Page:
There was a time when the church was very powerful in the time when the early Christians rejoiced at being deemed worthy to suffer for what they believed. In those days the church was not merely a thermometer that recorded the ideas and principles of popular opinion; it was a thermostat that transformed the mores of society. Whenever the early Christians entered a town, the people in power became disturbed and immediately sought to convict the Christians for being “disturbers of the peace” and “outside agitators”‘ But the Christians pressed on, in the conviction that they were “a colony of heaven,” called to obey God rather than man. Small in number, they were big in commitment. They were too God intoxicated to be “astronomically intimidated.” By their effort and example they brought an end to such ancient evils as infanticide. and gladiatorial contests.

Things are different now. So often the contemporary church is a weak, ineffectual voice with an uncertain sound. So often it is an archdefender of the status quo. Par from being disturbed by the presence of the church, the power structure of the average community is consoled by the church’s silent and often even vocal sanction of things as they are.

But the judgment of God is upon the church as never before. If the church of today does not recapture the sacrificial spirit of the early church, it will lose its authentic ring, forfeit the loyalty of millions, and be dismissed as an irrelevant social club with no meaning for the twentieth century. I meet young people every day whose disappointment with the church has risen to outright disgust.

Unfortunately, we’re already there: the millennial generation who’s disappointment with the church has turned to outright disgust.  How can a body of faith believers be so heavenly minded that they are no earthly good?  How can a denomination claim to have this pneumatological power and have their entire week of services and ministry be reduced to a sound bite of a young man on the mic and ministers spouting church dogma centralized around rebuke and existential duality that flies in the face of psychological wholeness.  The contemporary Church of God in Christ is no different than white clergy that King railed against in the 1960s that failed to see the need to craft a social justice theology that liberated blacks not just from the physical bounds of segregation, but also liberated their conscience.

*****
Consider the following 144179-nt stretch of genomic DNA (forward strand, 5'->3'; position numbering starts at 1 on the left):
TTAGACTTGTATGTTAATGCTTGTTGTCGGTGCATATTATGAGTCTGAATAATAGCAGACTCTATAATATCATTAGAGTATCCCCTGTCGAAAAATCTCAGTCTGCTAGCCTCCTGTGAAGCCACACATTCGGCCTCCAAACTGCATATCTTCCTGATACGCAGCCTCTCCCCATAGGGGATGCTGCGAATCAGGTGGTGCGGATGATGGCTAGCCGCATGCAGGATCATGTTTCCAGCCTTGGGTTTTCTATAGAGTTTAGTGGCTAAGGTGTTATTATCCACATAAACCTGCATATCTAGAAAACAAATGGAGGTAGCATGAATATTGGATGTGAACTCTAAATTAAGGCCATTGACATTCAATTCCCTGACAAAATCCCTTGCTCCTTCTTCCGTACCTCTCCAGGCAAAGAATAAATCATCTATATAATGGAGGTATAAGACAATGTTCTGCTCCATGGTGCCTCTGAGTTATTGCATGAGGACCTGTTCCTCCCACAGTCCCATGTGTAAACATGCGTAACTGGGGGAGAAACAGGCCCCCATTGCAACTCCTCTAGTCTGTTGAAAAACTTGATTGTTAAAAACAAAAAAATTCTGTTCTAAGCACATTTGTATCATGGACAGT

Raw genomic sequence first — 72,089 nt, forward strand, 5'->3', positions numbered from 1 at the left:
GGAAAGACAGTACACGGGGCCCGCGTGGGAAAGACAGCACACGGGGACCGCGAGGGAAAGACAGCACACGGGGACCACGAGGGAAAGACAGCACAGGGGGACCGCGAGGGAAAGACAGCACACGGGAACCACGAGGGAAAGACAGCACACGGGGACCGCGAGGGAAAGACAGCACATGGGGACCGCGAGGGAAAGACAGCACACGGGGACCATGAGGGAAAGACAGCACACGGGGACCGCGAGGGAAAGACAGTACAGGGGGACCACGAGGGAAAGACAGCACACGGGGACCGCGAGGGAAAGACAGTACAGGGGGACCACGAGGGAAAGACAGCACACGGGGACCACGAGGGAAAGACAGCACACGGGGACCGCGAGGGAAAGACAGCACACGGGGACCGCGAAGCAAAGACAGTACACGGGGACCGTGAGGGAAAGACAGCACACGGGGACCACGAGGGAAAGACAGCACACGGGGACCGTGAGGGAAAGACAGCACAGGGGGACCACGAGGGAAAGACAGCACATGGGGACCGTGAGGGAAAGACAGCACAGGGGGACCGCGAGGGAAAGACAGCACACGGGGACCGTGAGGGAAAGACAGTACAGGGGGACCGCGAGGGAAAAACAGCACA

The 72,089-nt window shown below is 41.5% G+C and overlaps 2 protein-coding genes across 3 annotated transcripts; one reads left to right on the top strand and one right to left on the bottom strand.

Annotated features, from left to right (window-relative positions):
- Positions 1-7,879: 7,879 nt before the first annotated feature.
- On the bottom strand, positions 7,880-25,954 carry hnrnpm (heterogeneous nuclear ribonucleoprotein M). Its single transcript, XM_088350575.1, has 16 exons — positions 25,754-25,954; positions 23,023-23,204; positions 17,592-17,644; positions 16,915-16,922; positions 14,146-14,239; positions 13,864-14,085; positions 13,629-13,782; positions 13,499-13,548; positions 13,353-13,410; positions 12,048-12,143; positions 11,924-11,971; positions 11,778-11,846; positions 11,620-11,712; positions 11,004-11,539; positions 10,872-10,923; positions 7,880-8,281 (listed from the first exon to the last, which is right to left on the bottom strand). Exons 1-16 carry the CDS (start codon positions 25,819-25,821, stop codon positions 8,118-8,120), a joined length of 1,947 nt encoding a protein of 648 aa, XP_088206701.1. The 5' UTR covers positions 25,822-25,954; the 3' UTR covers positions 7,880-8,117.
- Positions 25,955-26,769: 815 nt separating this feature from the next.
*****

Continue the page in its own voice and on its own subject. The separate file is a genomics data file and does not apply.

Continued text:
To my knowledge, COGIC Scholars held a panel discussion (something that they do at both Auxiliaries in Ministry convention and at Holy Convocation) about Ferguson of which Rev. Leonard Lovett, Ph.D. was a participant.  I was also told that a small cadre of 50 or so people did journey to Ferguson and proselytized to people and about the same number of souls were saved.  If holding on to a dogmatic theological tradition that stands silently by when the same people who fill the seats week after week are being marginalized and maligned by a system that is hell-bent on their destruction as a people, as a culture and an identity is considered “holiness” and what the Lord the requires, then I want no part of that larger faith tradition.

Jesus’ death on the cross was a lynching.  In a very human and real sense, it was a political death; one at the hands of judicial system and he suffered a political and legal death.  It was legal not just by the courts, but also by society–because they stood by and supported it; they stood by and said nothing.  Every time we stand by in silence we become accomplices in the act of injustice.  The Church of God in Christ had the opportunity, and was poised to lead masses of people into a wider understanding of the role of institutional Black Church.  This was their opportunity to show that they are more than just “big hats, loud suits and alligator shoes”; that it is more substance than a new praise break.  Instead COGIC has become the poster-child for a millennial generation that, as King said, “will be dismissed as an irrelevant social club with no meaning for the twentieth century.”

Echoing the words of King, the Church of God in Christ was posed the question was this a safe move, and cowardice agreed; expediency asked what would be the political damage if we actually protested and the response was “too much.”  The tunnel-vision eschatology that acts as the nascent conscience of the denomination only asked would such a bold political save more souls and further one’s progression toward heaven, and it answered “no, it shall not.”

For the Church of God in Christ to be so close to the site of Mike Brown’s death, to occupy the same metropolitan space in which angst is rife in the air and not say or do anything it’s as if they stood by and watched Jesus be wrongfully put to death–and said nothing.

The tragedy is in the silence.

In the righteous indignation of the One Who Was, Who is and Who Is Yet to Come,
Joshua L. Lazard, the Uppity Negro

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50 thoughts on “Telling the Tragic Truth of the Church of God in Christ, A Post-Mortem